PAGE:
There are also several short sections written in second person. They take you through the experience of Le Cirque des Rêves. They add nothing to the plot development but show the circus, the way the visitors see it. Each description is very short, about a page or two. It is important to understand the circus as it is the main character of the story.

Le Cirque des Rêves wove itself into my days and nights. I craved caramel-dipped apples and hot chocolate. It's probably the reason I'm so eager for Autumn. I watched Water for Elephants and had dreams where I was surrounded by roaring tigers while trapeze artists tossed each other through the air above me with no safety net between us. I found the soundtrack to Moulin Rouge and listened to it in my car. I don't know if everyone would agree with the Moulin Rouge-Night Circus connection, but when I read about the planning of the circus I couldn't help remembering the scene in Moulin Rouge where they plan out the show. Then I had that song stuck in my head for days, "Spectacular, spectacular. No words in the vernacular can describe this great event. You'll be dumb with wonderment."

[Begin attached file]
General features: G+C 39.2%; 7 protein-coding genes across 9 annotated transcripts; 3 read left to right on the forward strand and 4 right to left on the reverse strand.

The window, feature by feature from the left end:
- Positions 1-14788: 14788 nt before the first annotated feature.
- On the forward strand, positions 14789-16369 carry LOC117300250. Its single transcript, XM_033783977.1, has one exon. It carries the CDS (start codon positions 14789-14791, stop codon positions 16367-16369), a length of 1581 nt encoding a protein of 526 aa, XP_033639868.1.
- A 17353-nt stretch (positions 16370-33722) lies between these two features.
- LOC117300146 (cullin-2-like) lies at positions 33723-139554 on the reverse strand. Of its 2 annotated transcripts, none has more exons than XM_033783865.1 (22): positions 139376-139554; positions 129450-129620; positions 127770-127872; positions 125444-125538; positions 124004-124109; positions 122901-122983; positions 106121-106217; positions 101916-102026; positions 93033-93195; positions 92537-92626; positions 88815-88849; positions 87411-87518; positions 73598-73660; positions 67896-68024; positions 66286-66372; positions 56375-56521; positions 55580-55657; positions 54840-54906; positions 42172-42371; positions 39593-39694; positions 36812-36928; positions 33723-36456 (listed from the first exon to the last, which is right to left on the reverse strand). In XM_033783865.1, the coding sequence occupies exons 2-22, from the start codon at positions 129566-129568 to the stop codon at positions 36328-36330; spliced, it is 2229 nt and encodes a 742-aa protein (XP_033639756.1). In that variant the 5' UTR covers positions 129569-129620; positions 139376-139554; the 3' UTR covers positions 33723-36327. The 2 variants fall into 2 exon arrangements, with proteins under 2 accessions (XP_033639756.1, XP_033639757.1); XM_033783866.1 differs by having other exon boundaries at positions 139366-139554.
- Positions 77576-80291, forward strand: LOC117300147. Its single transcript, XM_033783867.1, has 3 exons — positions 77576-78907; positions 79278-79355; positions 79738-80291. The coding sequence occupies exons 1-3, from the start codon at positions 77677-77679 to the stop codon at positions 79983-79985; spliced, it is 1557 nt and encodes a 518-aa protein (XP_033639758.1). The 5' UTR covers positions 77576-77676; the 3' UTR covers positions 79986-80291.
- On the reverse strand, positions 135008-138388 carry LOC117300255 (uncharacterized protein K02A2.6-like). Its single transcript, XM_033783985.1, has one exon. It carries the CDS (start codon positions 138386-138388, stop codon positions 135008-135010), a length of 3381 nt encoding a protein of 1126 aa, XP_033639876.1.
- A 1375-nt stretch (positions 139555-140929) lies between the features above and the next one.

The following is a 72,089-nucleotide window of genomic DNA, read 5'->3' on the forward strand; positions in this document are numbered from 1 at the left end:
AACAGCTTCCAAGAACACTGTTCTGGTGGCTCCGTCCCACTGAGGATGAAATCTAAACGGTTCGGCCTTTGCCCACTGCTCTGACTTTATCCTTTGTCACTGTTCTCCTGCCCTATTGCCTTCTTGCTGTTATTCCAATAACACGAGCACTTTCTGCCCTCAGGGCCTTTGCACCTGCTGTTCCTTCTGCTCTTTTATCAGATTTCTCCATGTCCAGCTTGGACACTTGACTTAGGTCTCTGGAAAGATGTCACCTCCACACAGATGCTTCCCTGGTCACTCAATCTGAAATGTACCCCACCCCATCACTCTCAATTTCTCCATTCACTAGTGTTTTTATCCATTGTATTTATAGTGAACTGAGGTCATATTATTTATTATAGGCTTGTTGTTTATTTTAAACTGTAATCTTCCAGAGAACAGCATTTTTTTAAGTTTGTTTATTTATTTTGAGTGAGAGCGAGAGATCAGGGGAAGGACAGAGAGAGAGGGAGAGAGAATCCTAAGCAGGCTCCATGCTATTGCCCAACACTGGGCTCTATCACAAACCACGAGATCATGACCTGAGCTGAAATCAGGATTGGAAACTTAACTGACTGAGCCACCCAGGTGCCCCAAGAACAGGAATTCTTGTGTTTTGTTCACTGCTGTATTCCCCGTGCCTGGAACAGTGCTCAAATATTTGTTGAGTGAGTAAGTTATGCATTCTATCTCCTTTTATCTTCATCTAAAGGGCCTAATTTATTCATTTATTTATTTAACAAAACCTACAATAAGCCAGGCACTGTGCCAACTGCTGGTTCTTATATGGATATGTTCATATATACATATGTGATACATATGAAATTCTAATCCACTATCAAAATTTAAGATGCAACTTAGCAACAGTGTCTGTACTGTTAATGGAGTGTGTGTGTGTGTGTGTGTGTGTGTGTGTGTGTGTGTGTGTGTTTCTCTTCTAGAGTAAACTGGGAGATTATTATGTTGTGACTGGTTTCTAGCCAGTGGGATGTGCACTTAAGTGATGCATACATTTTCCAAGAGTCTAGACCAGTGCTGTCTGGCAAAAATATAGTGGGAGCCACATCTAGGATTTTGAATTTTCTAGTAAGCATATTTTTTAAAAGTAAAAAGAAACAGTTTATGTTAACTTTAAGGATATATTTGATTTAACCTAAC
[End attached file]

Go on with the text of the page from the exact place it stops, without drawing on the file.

Like Moulin Rouge, the love between Marco and Celia is riddled with complications. The star-crossed lovers are bound by magical agreement to compete against each other and finish the game while keeping their love and contest hidden. They cannot quit or surrender and live happily ever after. Magical contracts are cruel like that. Think Harry Potter and the Goblet of Fire, he had no choice but to fulfill the agreement.

Recommendation: Great for anyone who loves a little magic in their stories.

For Next Week:  Gone Girl by Gillian Flynn